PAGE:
Carrillo is just the kind of student OHSU says it’s trying to foster.
The campaign said he was in the middle of moving to Portland when he found out he wouldn’t get a scholarship after all. As a DACA recipient, he didn’t qualify for other financial aid.
“I am now less than two months from starting school and trying to find the money to attend with no opportunity for (financial aid),” he wrote.
Money poured in, including some $1,000 contributions. One came from Dr. George Mejicano, the senior associate dean for education in the medical school, and his wife, Margaret Greene-Mejicano. Dr. Elizabeth Lahti, director of narrative medicine at OHSU, also contributed $1,000, as did Joellen Swan, who works for the Salem-Keizer School District.
Within two weeks, the campaign raised more than $30,000, not enough to cover a year of med school.
Students usually spend four years earning a medical degree. According to an OHSU document shared with the board, students in the Class of 2024 will pay nearly $55,000 in tuition and fees the first year. A tuition raise of 7.5% the three subsequent years would cost an extra $13,000.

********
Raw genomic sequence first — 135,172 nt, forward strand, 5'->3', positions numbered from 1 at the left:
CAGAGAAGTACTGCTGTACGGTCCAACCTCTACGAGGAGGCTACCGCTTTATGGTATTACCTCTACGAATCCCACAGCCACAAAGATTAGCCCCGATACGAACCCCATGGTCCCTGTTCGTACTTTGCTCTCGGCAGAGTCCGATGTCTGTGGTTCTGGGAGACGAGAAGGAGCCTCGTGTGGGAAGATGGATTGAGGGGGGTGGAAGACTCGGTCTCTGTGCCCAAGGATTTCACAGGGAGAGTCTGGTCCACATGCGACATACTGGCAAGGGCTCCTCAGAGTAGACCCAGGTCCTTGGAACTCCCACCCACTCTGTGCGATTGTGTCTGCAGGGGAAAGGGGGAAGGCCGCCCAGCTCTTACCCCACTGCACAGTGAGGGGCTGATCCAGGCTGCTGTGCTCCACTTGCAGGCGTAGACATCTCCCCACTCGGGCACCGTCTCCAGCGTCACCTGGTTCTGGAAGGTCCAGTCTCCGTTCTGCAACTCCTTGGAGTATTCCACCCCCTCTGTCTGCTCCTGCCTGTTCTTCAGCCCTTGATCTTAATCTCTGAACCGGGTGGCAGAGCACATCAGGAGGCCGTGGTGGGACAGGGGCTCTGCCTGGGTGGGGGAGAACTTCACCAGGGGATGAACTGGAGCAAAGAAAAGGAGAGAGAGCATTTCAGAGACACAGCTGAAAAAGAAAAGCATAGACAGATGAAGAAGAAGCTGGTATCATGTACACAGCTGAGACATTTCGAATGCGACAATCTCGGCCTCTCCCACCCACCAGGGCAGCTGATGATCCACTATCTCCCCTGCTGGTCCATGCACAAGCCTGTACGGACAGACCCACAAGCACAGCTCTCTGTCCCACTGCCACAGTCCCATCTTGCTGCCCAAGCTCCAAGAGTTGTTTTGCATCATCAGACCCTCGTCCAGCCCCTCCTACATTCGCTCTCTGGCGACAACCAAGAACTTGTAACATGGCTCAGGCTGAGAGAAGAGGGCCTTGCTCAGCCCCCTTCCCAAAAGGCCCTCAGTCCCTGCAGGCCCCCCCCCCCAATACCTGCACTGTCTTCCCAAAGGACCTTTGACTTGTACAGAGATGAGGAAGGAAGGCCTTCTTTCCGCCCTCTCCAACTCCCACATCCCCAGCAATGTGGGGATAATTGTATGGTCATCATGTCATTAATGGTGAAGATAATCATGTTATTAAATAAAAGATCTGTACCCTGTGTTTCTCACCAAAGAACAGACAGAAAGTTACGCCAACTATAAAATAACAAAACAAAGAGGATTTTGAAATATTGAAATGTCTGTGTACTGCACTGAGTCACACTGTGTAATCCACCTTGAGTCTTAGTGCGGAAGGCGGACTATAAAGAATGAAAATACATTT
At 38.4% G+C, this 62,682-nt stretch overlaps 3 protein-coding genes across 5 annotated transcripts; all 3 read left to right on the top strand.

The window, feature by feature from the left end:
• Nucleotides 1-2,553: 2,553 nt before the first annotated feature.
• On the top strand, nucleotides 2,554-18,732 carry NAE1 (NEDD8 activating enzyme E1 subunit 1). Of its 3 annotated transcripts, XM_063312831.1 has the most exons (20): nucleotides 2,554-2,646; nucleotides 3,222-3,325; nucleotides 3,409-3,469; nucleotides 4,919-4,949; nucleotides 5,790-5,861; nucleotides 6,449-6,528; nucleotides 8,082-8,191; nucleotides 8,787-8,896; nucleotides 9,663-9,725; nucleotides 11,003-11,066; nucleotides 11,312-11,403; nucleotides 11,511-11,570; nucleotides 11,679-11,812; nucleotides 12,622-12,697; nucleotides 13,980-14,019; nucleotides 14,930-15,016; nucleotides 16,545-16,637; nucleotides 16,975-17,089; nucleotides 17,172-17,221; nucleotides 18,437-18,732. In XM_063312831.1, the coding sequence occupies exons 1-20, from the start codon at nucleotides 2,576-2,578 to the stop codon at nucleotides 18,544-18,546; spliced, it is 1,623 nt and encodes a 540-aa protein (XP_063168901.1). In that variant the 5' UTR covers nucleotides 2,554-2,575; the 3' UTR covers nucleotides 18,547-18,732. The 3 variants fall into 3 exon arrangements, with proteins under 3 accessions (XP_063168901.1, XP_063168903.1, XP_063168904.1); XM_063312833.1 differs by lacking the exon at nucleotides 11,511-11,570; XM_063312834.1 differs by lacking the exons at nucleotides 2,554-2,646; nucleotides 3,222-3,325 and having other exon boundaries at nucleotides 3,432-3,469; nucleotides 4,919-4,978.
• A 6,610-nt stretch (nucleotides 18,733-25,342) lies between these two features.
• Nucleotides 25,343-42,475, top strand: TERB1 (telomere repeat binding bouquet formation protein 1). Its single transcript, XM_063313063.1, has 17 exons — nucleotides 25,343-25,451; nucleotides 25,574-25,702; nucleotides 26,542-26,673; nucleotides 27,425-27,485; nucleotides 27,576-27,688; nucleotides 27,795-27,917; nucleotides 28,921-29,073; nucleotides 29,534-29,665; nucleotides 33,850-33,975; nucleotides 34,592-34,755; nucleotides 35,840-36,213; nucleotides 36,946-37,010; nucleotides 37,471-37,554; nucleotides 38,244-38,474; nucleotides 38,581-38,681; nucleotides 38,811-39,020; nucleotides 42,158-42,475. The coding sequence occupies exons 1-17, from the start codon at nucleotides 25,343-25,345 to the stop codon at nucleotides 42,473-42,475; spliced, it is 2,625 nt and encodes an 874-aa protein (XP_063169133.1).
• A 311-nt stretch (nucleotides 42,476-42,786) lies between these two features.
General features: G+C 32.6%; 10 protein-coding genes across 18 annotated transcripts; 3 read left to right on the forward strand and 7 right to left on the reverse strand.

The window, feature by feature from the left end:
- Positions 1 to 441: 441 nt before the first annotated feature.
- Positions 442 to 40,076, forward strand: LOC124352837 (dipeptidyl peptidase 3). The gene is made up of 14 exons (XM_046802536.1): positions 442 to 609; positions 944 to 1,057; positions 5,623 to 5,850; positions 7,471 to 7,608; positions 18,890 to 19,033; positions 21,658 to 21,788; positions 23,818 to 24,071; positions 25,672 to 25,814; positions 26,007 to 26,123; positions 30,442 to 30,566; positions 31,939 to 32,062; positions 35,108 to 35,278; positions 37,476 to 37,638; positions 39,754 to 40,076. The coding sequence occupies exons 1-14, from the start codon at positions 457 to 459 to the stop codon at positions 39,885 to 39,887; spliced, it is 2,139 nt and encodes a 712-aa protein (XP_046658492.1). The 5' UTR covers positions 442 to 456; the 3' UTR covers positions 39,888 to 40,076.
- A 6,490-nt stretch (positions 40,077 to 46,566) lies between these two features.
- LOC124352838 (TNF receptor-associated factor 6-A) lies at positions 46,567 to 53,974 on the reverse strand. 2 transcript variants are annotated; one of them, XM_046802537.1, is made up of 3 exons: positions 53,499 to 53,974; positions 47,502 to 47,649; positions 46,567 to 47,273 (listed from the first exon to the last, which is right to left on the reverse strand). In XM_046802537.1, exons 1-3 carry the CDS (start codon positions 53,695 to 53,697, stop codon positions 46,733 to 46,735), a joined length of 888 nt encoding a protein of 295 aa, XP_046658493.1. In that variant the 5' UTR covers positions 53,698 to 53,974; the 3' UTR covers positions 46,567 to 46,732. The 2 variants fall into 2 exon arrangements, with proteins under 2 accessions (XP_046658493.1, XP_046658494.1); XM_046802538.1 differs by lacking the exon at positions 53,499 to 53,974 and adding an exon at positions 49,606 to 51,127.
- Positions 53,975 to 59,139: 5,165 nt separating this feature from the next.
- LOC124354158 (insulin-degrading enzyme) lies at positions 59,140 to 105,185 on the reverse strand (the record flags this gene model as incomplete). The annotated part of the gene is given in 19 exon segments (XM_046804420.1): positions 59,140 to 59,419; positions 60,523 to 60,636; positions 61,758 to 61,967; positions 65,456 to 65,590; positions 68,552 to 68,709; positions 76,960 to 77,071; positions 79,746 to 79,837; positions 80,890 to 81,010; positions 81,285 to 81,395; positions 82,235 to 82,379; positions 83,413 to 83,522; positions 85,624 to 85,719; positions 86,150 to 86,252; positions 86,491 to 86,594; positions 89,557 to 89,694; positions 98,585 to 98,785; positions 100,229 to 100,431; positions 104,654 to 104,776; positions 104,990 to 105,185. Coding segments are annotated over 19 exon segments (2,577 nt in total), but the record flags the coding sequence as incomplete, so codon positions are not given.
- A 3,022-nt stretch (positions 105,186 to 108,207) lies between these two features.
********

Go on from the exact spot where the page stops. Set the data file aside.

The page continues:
Andresen said any future raises will depend on revenues. Furnstadhl added that the 7.5% hike for this year could even be dialed back if finances change.
Carillo no longer has to worry about that. In mid-July, OHSU notified him that it had found funds to give him a full ride, he said on his GoFundMe page. In a statement to The Lund Report, OHSU said it went to work in July and identified new money for scholarships.
“OHSU is now awarding 18 President's Fund scholarships for incoming students for the duration of their programs, totaling nearly $2.3 million,” the statement said. “This is the largest total amount awarded to incoming students for the duration of their program since the inception of the President’s Fund scholarship in 2013.”
The statement denied OHSU had promised any scholarships and then backtracked: “At no time did OHSU award and then rescind scholarships to its incoming students. But because the scholarships have been listed as potential financial support options on some OHSU materials, incoming students may have inferred they might receive affected scholarships.”